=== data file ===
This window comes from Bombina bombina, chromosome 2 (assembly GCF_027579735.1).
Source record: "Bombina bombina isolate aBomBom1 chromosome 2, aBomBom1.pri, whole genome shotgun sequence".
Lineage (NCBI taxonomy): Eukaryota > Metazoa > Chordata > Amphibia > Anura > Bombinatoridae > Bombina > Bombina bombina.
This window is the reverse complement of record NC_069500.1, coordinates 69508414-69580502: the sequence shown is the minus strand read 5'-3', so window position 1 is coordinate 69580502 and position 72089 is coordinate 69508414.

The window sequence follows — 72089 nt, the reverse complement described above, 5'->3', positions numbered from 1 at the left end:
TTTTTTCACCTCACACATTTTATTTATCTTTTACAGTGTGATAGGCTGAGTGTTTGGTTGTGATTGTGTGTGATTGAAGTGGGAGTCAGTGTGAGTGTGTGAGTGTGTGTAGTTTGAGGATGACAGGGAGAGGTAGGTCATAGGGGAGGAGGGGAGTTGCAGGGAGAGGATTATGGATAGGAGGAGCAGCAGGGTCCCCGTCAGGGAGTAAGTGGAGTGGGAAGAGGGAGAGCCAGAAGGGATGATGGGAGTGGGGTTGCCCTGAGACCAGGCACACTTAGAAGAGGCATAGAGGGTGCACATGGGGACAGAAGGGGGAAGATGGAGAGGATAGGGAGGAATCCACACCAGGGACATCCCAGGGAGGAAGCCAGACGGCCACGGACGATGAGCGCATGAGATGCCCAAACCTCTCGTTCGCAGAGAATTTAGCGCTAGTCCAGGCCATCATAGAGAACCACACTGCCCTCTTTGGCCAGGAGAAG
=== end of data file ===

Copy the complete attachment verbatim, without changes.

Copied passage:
This window comes from Bombina bombina, chromosome 2 (assembly GCF_027579735.1).
Source record: "Bombina bombina isolate aBomBom1 chromosome 2, aBomBom1.pri, whole genome shotgun sequence".
Lineage (NCBI taxonomy): Eukaryota > Metazoa > Chordata > Amphibia > Anura > Bombinatoridae > Bombina > Bombina bombina.
This window is the reverse complement of record NC_069500.1, coordinates 69508414-69580502: the sequence shown is the minus strand read 5'-3', so window position 1 is coordinate 69580502 and position 72089 is coordinate 69508414.

The window sequence follows — 72089 nt, the reverse complement described above, 5'->3', positions numbered from 1 at the left end:
TTTTTTCACCTCACACATTTTATTTATCTTTTACAGTGTGATAGGCTGAGTGTTTGGTTGTGATTGTGTGTGATTGAAGTGGGAGTCAGTGTGAGTGTGTGAGTGTGTGTAGTTTGAGGATGACAGGGAGAGGTAGGTCATAGGGGAGGAGGGGAGTTGCAGGGAGAGGATTATGGATAGGAGGAGCAGCAGGGTCCCCGTCAGGGAGTAAGTGGAGTGGGAAGAGGGAGAGCCAGAAGGGATGATGGGAGTGGGGTTGCCCTGAGACCAGGCACACTTAGAAGAGGCATAGAGGGTGCACATGGGGACAGAAGGGGGAAGATGGAGAGGATAGGGAGGAATCCACACCAGGGACATCCCAGGGAGGAAGCCAGACGGCCACGGACGATGAGCGCATGAGATGCCCAAACCTCTCGTTCGCAGAGAATTTAGCGCTAGTCCAGGCCATCATAGAGAACCACACTGCCCTCTTTGGCCAGGAGAAG